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Upbound at Work helps dis­abled people get jobs at Fortune 500 com­panies, including Ford Motor. Wiki­media

With the help of pro­grams like Upbound at Work, dis­abled indi­viduals in Michigan are finding employment at Fortune 500 com­panies such as Ford Motor and IBM.

Upbound at Work is an employment out­reach program under its umbrella non-profit the Autism Alliance of Michigan. The unem­ployment rate for Autistic indi­viduals has only decreased by 1 percent from 91 percent to 90 percent, between 2016 and 2018. While the orga­ni­zation wasn’t tracking numbers early on, Upbound at Work has placed 144 indi­viduals into the Michigan work­force in the last two years.

“All cit­izens have the right to work. No per­ceived obstacle, prej­udice, or lack of awareness should deny any person that oppor­tunity,” the AAMs Mission Statement says.

According to Chief Program Officer Tammy Morris, Upbound at Work grew out of a free case man­agement program. In 2014, the AAM realized that while most of their adults were inter­ested in employment, they couldn’t find jobs.

“These indi­viduals were highly cre­den­tialed and there’s a ten­dency for high IQ in Autism,” Morris said. “We just found a dis­connect between the potential of the indi­vidual and the oppor­tu­nities available. The autism spectrum is so broad that employers didn’t know how to handle these indi­viduals. Accom­mo­da­tions have to be unique for each person.”

36-year-old Jeff Gebhart found Upbound at Work soon after grad­u­ating from Walsh College in December of 2014.

“It was hard to find a job after grad­u­ating, mainly because the people I was applying to were looking for expe­rience,” Gebhart said. “I didn’t have that being freshly out of college.”

Gebhart has Asperger’s syn­drome, which falls on the Autism spectrum.

“It affects me in social sit­u­a­tions,” Gebhart said. “It’s harder for me to get com­fortable in an interview, for instance.”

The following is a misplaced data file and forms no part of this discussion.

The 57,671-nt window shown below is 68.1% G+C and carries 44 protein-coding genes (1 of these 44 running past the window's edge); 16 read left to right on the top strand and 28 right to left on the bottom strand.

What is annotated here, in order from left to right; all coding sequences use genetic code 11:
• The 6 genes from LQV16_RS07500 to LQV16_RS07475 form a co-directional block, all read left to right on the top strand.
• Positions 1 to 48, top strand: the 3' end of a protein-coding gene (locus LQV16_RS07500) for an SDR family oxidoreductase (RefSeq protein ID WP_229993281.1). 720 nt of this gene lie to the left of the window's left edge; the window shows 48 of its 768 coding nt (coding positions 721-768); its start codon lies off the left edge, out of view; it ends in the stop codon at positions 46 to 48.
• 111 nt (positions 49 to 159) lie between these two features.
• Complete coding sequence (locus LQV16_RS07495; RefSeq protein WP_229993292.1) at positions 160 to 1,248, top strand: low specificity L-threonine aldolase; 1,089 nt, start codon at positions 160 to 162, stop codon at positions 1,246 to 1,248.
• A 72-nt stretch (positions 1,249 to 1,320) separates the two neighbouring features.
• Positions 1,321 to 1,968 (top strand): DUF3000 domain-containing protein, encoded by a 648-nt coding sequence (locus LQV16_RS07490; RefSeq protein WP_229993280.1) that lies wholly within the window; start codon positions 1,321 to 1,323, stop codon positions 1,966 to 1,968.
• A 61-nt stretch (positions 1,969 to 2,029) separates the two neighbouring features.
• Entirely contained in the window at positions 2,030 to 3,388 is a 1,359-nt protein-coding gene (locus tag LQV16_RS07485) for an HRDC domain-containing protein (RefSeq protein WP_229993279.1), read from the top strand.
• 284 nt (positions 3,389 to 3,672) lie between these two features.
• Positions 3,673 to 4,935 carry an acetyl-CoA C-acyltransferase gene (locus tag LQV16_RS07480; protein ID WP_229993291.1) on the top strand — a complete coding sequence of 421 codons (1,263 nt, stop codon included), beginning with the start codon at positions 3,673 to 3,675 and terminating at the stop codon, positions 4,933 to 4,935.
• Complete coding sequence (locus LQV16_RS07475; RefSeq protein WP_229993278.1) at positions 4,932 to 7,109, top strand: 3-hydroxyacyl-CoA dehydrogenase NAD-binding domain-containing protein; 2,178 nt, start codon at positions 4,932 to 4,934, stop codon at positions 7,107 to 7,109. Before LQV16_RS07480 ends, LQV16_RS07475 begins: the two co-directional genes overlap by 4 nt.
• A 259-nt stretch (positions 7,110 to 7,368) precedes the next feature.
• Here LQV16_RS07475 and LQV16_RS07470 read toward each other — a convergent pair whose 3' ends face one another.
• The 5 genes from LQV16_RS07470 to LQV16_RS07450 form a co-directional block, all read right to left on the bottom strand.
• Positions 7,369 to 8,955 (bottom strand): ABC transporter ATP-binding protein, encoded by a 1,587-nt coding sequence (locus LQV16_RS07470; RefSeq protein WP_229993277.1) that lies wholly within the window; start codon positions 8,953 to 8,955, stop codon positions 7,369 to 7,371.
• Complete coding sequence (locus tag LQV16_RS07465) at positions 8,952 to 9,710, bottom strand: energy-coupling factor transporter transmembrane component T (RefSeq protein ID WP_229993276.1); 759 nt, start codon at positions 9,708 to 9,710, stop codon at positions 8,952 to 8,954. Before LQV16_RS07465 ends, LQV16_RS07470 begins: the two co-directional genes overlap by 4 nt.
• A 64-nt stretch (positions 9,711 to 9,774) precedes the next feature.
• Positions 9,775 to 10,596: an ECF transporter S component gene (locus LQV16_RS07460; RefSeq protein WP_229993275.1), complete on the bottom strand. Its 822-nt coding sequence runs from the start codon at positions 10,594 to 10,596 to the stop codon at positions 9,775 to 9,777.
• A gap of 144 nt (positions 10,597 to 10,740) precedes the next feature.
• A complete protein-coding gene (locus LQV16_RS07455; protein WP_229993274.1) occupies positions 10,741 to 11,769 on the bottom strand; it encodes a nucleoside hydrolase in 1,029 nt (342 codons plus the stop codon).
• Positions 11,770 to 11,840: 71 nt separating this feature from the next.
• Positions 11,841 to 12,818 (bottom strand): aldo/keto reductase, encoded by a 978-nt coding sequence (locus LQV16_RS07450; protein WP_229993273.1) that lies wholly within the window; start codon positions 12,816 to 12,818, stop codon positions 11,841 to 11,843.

Upbound at Work found Gebhart a job in bail­ments, a tech­nical term for loan con­tracts, at the Ford office in Dearborn. He deals with the paperwork that’s required to loan out vehicles.

“When we started our pilot with Ford, it was pretty ground­breaking,” Morris said. “There were myths and con­cerns about safety on the job. Things like indi­viduals with dis­abil­ities were more prone to injury on the job, which is just not true. Breaking into auto was pretty sig­nif­icant.”

Gebhart has been with Ford since July of 2016. He said his coworkers were extremely wel­coming when he first started and are always willing to help him out.

“It can be chal­lenging at times like when I have to chase people down to get what I need, he said. “But, the people are great, my boss is great. All in all, I’m happy.”

As a non-profit, Upbound at Work not only helps dis­abled indi­viduals gain employment, but also pro­vides a variety of free resources. The pro­grams offers pro­fes­sional coaching, video feedback, work with social skills, and mock inter­views. While Upbound at Work focuses much of their energy on resources for the dis­abled indi­vidual, the program also pro­vides assis­tance and resources for the busi­nesses that hire those indi­viduals. For example, federal con­tractors, such as Ford, are required to hit a 7 percent dis­ability hiring rate. Morris said that Upbound at Work helps com­panies reach those diversity targets.

“They have to be making a good faith effort to reach those goals,” Morris said. “The only area that can be an issue is if they see it as an act of charity. Com­panies may not expect that we’re giving them good can­di­dates with good back­grounds.”

For dis­abled indi­viduals that need employment, Morris sug­gested getting entered into the Upbound at Work database. Gebhart had one piece of advice.

“Don’t give up,” he said. “There’s some­thing out there for you. You just have to find it.”